PRINT February 2010


IT IS A RECURRING EXPERIENCE: I am doing a studio visit, and there on the artist’s shelf is a book by Kaja Silverman. I see The Subject of Semiotics (1983) or Male Subjectivity at the Margins (1992): The artist has an interest in psychoanalysis. Or instead I see The Acoustic Mirror (1988) or Speaking About Godard (1998; written with Harun Farocki): The artist, as all good artists should be, is a feminist, and possibly a cinephile. Indeed, I first met Silverman at a lecture in the late ’90s at the Louvre, where she presented a reading of Marguerite Duras and Alain Resnais’s collaboration Hiroshima mon amour (1959). Along with Deleuze, Silverman has become the author one turns to for a deep understanding of the cinematic monuments of the postwar era: the films of Godard, Resnais, Fassbinder. That night at the Louvre, she appeared dressed like a character straight out of a film noir, and her stunning reading of Hiroshima brought not a few tears to the eye—and the audience to its feet.
This, too, is a recurring experience: In recent years, I have repeatedly seen Silverman deliver a no less than two-hour-long lecture on Gerhard Richter, only to be greeted with the kind of wild enthusiasm usually reserved for performances and concerts. But there has been an irony for me in all this. Since the mid-’90s, Silverman’s work has shifted away from its earlier concentration on literature and film and moved into a direct confrontation with the phenomena of vision itself and, increasingly, with visual art. There has been a major essay on Cindy Sherman, published in The Threshold of the Visible World (1996); others on artists such as Jeff Wall (“Total Visibility” [2003]) or Eija-Liisa Ahtila (“How to Stage the Death of God” [2002]). There have been books: an epochal rethinking of the very act of looking, in the philosophical treatise World Spectators (2000), where Silverman casts seeing not as implicitly rapacious and violent but as a gift we bestow on the objects and beings of the world, an act of “world affirmation,” as she puts it there. And in the wake of this text, in 2002, Silverman wrote a monograph on James Coleman, devoting a chapter to each of the projected-image works the artist had produced since the early ’90s. This study stands among the pinnacles of recent art criticism, but since it was published as an exhibition catalogue (for the Lenbachhaus in Munich), I suspect that very few artists and writers have in fact encountered it. Thus the irony and the impossible position of our greatest critics today: Whether the field has acknowledged it or not, a major voice within art criticism has emerged.
This misrecognition of Silverman’s primary concerns should change with the recent publication of her long-awaited book Flesh of My Flesh (Stanford University Press, 2009). This volume elaborates on the shift in Silverman’s attention from cinema to time-based art more generally: photography, video, projected images—the whole panoply of artistic practices that Silverman has come to call photography or cinema “by other means.” And yet the cast in this work is immense: There are essays on Richter, Coleman, and filmmaker Terrence Malick, but also on Leonardo da Vinci, and German Expressionist painter Paula Modersohn-Becker. There are appearances by Freud and Romain Rolland, Rainer Maria Rilke and Lou Andreas-Salomé, Friedrich Nietzsche and Marcel Proust, Ovid and Walter Benjamin. The book, in other words, is unclassifiable. And yet its stakes are simple, really. Like so much of Silverman’s recent work, Flesh of My Flesh is about love. During a decade in which the art world found itself obsessed with what it awkwardly called relational aesthetics, Silverman—along with some of her closest interlocutors, including Leo Bersani—instead used aesthetics to explore in the deepest of ways what human “relationality” could be said to be. We are thus witness in Flesh of My Flesh to another major shift in Silverman’s thought: From being one of the foremost theorists of desire, she has moved toward a thinking—a true imagining—of the conditions of both love and joy. As Flesh of My Flesh shows us, these are two affects that our times—of infinite war and indiscriminate destruction; of massive ethnic, national, and religious polarization—must consider anew. The times, in other words, have produced a call. They have been a summons. As I realized when I visited with Silverman this past fall, surrounded by the violent unrest caused by the financial and political crises of the University of California campuses, both hers and my own: First and foremost Flesh of My Flesh is a response.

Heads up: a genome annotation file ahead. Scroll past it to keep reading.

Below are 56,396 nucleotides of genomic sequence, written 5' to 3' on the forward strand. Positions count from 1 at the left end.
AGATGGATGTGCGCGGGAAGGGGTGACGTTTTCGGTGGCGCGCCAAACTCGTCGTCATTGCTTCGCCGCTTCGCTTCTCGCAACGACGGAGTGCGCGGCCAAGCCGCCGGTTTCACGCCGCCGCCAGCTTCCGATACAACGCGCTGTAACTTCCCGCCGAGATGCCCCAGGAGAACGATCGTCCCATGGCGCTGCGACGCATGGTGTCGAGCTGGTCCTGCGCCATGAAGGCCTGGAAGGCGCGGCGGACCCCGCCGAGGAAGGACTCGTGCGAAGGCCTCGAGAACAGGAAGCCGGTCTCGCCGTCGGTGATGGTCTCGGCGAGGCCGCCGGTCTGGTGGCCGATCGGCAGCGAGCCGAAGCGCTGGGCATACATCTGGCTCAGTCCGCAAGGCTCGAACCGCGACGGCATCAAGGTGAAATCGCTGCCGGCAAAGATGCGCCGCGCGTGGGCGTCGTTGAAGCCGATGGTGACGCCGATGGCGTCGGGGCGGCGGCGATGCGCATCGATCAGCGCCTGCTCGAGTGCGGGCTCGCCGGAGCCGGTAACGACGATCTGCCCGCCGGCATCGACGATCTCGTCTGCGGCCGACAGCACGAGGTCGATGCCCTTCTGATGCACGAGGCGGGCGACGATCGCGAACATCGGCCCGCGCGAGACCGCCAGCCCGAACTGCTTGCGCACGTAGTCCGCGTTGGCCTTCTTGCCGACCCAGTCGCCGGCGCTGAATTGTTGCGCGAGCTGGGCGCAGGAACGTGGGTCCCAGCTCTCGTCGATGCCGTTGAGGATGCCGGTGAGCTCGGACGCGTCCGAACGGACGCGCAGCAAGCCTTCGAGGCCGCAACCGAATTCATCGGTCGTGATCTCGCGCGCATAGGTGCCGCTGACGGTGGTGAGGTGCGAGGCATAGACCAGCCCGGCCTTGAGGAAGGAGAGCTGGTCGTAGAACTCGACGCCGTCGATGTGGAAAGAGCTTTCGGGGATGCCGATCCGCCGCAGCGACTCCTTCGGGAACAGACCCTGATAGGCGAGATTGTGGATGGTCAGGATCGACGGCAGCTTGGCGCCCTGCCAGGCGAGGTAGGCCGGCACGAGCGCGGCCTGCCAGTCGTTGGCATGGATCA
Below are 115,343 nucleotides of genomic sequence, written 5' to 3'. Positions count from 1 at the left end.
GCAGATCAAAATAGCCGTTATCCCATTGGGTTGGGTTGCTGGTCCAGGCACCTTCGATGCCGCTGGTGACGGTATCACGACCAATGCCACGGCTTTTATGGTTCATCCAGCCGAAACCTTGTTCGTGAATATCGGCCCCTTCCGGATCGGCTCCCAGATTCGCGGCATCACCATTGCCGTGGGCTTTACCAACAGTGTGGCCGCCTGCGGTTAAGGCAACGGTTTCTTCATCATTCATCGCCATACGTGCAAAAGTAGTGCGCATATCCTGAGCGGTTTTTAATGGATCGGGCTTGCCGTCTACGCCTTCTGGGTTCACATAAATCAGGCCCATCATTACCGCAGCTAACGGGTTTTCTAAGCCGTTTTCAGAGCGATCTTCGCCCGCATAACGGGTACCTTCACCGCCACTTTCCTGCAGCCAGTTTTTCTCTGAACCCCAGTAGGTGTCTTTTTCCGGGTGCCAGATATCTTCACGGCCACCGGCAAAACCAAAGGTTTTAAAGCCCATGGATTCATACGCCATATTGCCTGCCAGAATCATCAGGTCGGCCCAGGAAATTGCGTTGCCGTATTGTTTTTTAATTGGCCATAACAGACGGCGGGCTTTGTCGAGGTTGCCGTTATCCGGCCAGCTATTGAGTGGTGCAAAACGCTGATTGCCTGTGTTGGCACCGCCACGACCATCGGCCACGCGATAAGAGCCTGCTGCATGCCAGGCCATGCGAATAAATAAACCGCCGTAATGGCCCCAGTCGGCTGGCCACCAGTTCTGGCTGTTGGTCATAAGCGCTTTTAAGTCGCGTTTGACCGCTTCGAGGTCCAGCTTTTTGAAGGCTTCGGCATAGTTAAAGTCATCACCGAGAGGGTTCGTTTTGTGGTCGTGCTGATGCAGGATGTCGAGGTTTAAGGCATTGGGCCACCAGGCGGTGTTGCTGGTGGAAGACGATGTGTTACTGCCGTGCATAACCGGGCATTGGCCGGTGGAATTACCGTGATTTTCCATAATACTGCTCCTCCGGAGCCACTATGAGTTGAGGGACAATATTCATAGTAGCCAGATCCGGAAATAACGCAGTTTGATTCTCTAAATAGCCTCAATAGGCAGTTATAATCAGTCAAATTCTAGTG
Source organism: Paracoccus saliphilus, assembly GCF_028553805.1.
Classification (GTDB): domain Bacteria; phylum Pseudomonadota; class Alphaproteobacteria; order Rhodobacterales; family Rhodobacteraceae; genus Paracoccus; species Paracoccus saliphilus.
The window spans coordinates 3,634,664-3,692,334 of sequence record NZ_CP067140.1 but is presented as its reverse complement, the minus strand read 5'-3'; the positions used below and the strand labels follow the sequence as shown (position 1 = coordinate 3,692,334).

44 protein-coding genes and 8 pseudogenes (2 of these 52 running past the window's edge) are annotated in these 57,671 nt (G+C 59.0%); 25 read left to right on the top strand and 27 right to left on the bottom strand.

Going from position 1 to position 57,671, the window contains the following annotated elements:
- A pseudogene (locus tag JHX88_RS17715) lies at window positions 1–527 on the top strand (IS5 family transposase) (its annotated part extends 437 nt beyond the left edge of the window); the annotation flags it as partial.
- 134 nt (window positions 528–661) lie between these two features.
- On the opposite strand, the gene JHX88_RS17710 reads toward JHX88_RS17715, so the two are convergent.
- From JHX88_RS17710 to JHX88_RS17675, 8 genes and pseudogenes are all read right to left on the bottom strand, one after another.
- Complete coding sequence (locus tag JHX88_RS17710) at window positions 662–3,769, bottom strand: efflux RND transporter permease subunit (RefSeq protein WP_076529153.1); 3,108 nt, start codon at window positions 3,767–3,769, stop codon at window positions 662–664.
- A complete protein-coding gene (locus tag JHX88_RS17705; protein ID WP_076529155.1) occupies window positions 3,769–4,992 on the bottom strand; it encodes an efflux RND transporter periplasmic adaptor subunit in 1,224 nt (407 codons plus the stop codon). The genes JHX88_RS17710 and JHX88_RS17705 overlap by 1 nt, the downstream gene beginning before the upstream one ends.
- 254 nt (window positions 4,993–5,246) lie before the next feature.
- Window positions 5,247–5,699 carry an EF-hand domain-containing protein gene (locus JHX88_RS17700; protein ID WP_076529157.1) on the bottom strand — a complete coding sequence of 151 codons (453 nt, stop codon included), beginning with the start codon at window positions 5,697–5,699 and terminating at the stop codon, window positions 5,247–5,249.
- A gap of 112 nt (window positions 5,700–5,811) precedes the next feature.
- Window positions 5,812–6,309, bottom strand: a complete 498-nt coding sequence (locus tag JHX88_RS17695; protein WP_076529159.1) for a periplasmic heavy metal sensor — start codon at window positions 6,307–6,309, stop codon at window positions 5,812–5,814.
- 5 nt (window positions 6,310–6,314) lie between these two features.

George Baker

Auguste Rodin, Orpheus and Euridice, 1893, marble, 50 x 30 x 28".

GEORGE BAKER: Where did Flesh of My Flesh begin?

KAJA SILVERMAN: I guess the answer to that question would have to be “in my unconscious.” Although the book was not yet a gleam in my conscious mind’s eye, I started writing it in 1999, with an essay on Terrence Malick’s Thin Red Line [1998]. I was drawn to the film because I found it so emotionally overwhelming and because the affects that it precipitated in me felt both ontologically and historically true, even though I could not link them to anything in the present. This was very mysterious, and it became even more so later, because one by one, the events that were specific to each of these affects occurred. Some were political—September 11, 2001; the invasions of Afghanistan and Iraq. Others were personal—the loss of love, breast cancer. Much later, after I had written the chapters on Gerhard Richter, Leonardo, and

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